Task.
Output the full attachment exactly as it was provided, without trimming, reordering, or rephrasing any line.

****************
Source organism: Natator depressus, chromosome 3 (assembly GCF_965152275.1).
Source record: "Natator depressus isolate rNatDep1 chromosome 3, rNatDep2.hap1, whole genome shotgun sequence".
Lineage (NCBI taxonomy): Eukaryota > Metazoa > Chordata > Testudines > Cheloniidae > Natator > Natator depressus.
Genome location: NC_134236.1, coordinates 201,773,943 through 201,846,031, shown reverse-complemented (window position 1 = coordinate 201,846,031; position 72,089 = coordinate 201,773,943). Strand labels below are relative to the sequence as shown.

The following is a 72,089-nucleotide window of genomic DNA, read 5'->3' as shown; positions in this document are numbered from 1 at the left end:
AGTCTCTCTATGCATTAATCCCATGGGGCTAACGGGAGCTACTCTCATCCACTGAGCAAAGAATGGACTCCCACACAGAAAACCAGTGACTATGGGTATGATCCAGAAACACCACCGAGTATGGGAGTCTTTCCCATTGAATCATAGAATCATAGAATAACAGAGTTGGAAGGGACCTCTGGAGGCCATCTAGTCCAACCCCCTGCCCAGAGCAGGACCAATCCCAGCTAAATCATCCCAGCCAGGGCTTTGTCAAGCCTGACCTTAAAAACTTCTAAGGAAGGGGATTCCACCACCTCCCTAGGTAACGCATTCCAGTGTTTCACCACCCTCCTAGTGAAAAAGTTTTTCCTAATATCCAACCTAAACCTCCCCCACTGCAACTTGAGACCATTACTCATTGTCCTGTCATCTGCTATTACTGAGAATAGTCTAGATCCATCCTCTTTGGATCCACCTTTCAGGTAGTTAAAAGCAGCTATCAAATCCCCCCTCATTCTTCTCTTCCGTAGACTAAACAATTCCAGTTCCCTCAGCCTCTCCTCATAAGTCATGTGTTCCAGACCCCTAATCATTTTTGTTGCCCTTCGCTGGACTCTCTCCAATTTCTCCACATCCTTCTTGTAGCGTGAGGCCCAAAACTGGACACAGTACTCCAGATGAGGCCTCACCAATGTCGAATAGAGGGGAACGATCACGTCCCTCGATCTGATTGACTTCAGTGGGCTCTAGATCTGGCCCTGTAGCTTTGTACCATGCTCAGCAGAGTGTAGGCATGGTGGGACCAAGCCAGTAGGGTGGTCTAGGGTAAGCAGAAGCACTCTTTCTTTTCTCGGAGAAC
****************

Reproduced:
Source organism: Natator depressus, chromosome 3 (assembly GCF_965152275.1).
Source record: "Natator depressus isolate rNatDep1 chromosome 3, rNatDep2.hap1, whole genome shotgun sequence".
Lineage (NCBI taxonomy): Eukaryota > Metazoa > Chordata > Testudines > Cheloniidae > Natator > Natator depressus.
Genome location: NC_134236.1, coordinates 201,773,943 through 201,846,031, shown reverse-complemented (window position 1 = coordinate 201,846,031; position 72,089 = coordinate 201,773,943). Strand labels below are relative to the sequence as shown.

The following is a 72,089-nucleotide window of genomic DNA, read 5'->3' as shown; positions in this document are numbered from 1 at the left end:
AGTCTCTCTATGCATTAATCCCATGGGGCTAACGGGAGCTACTCTCATCCACTGAGCAAAGAATGGACTCCCACACAGAAAACCAGTGACTATGGGTATGATCCAGAAACACCACCGAGTATGGGAGTCTTTCCCATTGAATCATAGAATCATAGAATAACAGAGTTGGAAGGGACCTCTGGAGGCCATCTAGTCCAACCCCCTGCCCAGAGCAGGACCAATCCCAGCTAAATCATCCCAGCCAGGGCTTTGTCAAGCCTGACCTTAAAAACTTCTAAGGAAGGGGATTCCACCACCTCCCTAGGTAACGCATTCCAGTGTTTCACCACCCTCCTAGTGAAAAAGTTTTTCCTAATATCCAACCTAAACCTCCCCCACTGCAACTTGAGACCATTACTCATTGTCCTGTCATCTGCTATTACTGAGAATAGTCTAGATCCATCCTCTTTGGATCCACCTTTCAGGTAGTTAAAAGCAGCTATCAAATCCCCCCTCATTCTTCTCTTCCGTAGACTAAACAATTCCAGTTCCCTCAGCCTCTCCTCATAAGTCATGTGTTCCAGACCCCTAATCATTTTTGTTGCCCTTCGCTGGACTCTCTCCAATTTCTCCACATCCTTCTTGTAGCGTGAGGCCCAAAACTGGACACAGTACTCCAGATGAGGCCTCACCAATGTCGAATAGAGGGGAACGATCACGTCCCTCGATCTGATTGACTTCAGTGGGCTCTAGATCTGGCCCTGTAGCTTTGTACCATGCTCAGCAGAGTGTAGGCATGGTGGGACCAAGCCAGTAGGGTGGTCTAGGGTAAGCAGAAGCACTCTTTCTTTTCTCGGAGAAC